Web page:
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As we enter a more complex phase of the economic, geopolitics and climate crises, the Group of Industrialized countries G20 prepares to host its annual in person summit in November 2022 under the leadership of Indonesia President. The G20 comprises Argentina, Australia, Brazil, Canada, China, France, Germany, India, Indonesia, Japan, Republic of Korea, Mexico, Russia, Saudi Arabia, South Africa, Turkey, the United Kingdom, the United States, and the European Union. These countries account for 80% of global economic output, 75% of exports and 60% of the world population.

While the Presidents and Prime Ministers of these countries have been meeting annually since 1999, except for the 2008 financial crises, the G20 has become a little more than a photo opportunity. Last year G20, the first in person meeting since Covid started, hosted by the Italian Prime Minister, did not move the needle of international cooperation.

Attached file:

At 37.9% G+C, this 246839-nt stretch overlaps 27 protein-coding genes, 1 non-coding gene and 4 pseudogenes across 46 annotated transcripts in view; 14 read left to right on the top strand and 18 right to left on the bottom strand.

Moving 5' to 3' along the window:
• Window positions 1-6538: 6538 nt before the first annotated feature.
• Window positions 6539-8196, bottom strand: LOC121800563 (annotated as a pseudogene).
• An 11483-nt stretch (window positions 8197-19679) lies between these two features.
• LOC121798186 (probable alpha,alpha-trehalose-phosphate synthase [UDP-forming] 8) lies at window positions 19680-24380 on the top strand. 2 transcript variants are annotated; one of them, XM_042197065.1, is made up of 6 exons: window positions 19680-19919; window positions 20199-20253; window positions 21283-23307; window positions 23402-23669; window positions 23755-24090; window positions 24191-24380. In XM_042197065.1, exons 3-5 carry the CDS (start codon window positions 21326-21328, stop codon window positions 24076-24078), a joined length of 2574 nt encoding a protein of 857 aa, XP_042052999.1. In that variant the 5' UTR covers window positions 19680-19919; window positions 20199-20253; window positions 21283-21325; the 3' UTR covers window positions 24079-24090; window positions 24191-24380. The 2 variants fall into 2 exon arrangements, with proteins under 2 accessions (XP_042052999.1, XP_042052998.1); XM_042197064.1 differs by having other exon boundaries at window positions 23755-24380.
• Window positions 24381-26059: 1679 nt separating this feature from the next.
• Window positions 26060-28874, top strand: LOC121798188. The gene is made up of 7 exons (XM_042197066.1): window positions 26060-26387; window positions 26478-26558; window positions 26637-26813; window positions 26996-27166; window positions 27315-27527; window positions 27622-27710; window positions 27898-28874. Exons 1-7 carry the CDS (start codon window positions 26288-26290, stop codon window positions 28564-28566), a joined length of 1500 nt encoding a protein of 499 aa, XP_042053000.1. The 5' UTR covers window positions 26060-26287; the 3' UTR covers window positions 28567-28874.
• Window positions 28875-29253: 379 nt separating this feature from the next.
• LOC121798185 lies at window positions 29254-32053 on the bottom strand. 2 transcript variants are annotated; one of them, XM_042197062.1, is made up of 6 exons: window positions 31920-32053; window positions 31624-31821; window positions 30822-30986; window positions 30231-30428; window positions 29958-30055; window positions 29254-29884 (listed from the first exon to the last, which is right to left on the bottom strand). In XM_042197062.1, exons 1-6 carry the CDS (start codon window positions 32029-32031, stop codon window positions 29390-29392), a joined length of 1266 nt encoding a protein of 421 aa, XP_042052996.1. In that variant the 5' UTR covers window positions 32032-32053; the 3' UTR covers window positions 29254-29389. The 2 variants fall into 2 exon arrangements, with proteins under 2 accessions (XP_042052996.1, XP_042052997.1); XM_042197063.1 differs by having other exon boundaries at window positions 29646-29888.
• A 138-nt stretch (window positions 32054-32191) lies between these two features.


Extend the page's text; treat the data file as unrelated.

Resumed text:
This time is different
Under the Indonesian Presidency, the G20 will meet in Bali, after the Egypt Climate Summit COP27, to promote the Indonesia selected theme, ‘Recover Together, Recover Stronger’. The Indonesia President wants this summit to be actionable and to accelerate the global economic recovery while investing in a more health resilience marketplace. The G20 will also stick to its agenda of accelerating global decarbonization efforts as envisioned by the 2015 Paris Climate Accords. It will also push for a stable correction of supply chain imbalances ensuring that all leaders are at the table regardless of their geopolitical differences. Will these efforts succeed?

Will Self-interest prevail?
I continue to argue that the crises experienced since 2020 should not be wasted as the markets and consumers are ready for bolder actions to address these challenges. The current markets have changed dramatically to justify a return to pre-covid business as usual. Economies are in decline; Europe is threatened by war and natural disasters inflation is starting to bite. All of this is eroding families purchasing power and bringing millions of people back to poverty.

The G20 should demonstrate it is a relevant organization that has both policy and business power to effectively mitigate the crises impacts and promote economic policy coordination and adjustment. I expect the European Union, supported by Indonesia, the US and Canada will play a strong hand in the G20 negotiations to correct the energy inflation caused by the Kremlin’s brutal invasion of Ukraine. This is also a time for China to showcase its international business credentials and commitment to cooperative and resilient economic growth.